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Untitled (The Liar, The Copy of the Liar Serie)
1995
Oil on canvas, enamel on sheet metal and wood, photograph and pencil and oil on tracing paper
Dimensions: Painting: 23 x 29 cm Painting: 90 x 135 cm Painting: 75 x 110 cm Photograph: 13 x 18 cm 3 drawings: 25 x 35 cm each
Reference: ACF0898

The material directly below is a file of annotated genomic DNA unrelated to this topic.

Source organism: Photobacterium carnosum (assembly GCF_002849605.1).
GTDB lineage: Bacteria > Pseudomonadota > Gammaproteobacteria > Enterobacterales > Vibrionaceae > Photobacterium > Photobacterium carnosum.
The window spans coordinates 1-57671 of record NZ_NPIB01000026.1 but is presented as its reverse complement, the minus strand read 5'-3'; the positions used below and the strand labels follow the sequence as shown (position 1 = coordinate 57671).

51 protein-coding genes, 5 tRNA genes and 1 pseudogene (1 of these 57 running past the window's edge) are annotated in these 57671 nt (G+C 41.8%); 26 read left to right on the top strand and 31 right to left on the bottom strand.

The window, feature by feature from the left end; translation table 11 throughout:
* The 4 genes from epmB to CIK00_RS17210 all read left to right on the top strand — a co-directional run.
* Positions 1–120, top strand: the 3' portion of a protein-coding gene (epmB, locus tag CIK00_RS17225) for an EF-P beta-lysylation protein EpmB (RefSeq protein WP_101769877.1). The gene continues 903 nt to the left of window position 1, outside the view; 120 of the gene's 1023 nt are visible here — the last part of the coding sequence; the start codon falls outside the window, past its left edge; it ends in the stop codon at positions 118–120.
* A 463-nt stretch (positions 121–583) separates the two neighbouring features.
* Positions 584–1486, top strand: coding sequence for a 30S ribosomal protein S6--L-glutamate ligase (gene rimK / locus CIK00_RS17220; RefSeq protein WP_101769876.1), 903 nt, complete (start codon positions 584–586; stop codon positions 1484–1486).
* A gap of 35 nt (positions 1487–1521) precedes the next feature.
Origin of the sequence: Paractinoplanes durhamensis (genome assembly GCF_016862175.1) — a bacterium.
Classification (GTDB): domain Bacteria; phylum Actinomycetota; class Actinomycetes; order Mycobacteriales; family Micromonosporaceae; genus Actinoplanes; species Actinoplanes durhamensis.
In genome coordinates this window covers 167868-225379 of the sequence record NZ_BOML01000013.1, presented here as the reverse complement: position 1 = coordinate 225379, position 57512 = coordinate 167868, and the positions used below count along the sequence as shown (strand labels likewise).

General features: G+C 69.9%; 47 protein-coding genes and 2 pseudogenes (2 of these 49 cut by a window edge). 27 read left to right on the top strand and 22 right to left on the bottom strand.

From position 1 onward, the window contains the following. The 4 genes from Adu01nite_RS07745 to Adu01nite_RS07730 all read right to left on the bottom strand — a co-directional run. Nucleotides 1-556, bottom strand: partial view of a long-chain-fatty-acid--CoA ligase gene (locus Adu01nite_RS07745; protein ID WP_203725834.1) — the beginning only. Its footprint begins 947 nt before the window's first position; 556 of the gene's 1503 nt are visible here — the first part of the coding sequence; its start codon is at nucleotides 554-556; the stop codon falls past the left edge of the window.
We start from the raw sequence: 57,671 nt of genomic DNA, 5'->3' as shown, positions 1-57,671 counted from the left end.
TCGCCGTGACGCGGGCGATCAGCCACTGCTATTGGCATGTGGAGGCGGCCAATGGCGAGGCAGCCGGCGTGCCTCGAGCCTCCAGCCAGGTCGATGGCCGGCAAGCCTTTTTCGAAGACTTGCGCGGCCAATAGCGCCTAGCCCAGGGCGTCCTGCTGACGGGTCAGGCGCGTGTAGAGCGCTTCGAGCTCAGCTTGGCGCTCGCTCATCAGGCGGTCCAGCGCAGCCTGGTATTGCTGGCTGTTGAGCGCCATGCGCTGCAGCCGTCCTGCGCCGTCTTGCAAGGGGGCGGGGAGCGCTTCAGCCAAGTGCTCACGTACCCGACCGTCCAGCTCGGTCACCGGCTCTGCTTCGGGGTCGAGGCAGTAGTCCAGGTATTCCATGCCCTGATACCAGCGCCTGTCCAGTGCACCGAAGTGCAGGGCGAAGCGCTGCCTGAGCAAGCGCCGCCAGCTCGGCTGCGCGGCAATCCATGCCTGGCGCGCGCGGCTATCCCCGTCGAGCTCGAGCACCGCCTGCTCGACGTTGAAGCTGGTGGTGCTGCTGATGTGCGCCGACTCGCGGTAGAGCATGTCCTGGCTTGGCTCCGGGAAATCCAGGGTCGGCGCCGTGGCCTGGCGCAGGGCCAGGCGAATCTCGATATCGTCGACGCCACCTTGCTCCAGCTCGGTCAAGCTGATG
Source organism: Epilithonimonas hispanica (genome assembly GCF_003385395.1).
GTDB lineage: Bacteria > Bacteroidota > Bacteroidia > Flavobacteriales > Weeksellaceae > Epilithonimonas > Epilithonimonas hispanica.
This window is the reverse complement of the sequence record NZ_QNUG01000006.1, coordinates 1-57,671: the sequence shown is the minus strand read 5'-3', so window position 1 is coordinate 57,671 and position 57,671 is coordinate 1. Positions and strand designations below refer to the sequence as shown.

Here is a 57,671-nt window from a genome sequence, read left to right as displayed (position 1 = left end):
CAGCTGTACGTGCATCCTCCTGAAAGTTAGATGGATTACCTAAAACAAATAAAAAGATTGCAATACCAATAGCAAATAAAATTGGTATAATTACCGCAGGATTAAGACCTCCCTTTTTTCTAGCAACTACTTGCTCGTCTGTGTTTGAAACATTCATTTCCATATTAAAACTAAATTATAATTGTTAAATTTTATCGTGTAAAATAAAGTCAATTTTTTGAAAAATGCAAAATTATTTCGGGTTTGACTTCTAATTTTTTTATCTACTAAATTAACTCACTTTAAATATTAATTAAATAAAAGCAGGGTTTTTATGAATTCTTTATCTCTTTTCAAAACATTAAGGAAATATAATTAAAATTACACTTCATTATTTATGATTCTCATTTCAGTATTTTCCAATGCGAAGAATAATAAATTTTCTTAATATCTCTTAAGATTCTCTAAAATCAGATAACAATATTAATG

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Francis Alÿs began the series The Liar, the Copy of the Liar by painting lone people doing strange things. These scenes depict ideas, nightmares and chance events portrayed in such a way that leads spectators to wonder what is going on. The person in this piece has a page from a newspaper wrapped around his legs; it looks like it has been blown there as he walked through the city. When the artist found a photograph of this incident, he wrote underneath: Sometimes making nothing leads to something. This is a maxim Alÿs has used before in various guises to set up paradoxes on the function of art. But in this series he focuses on processes for transmitting and interpreting art. After making several copies of the image, he produced a small oil painting and asked sign painters to make their own large-scale versions. As in the oral tradition, the original idea gradually morphed into something else brushstroke by brushstroke. Some of these versions were then reinterpreted by other sign painters, who kept the structure of the scene but interpreted the motif in their own way for their own purposes, such as a copyist whose pamphlet for a revolutionary party appears around the figure’s legs. Even the most insignificant detail can change the course of a story.

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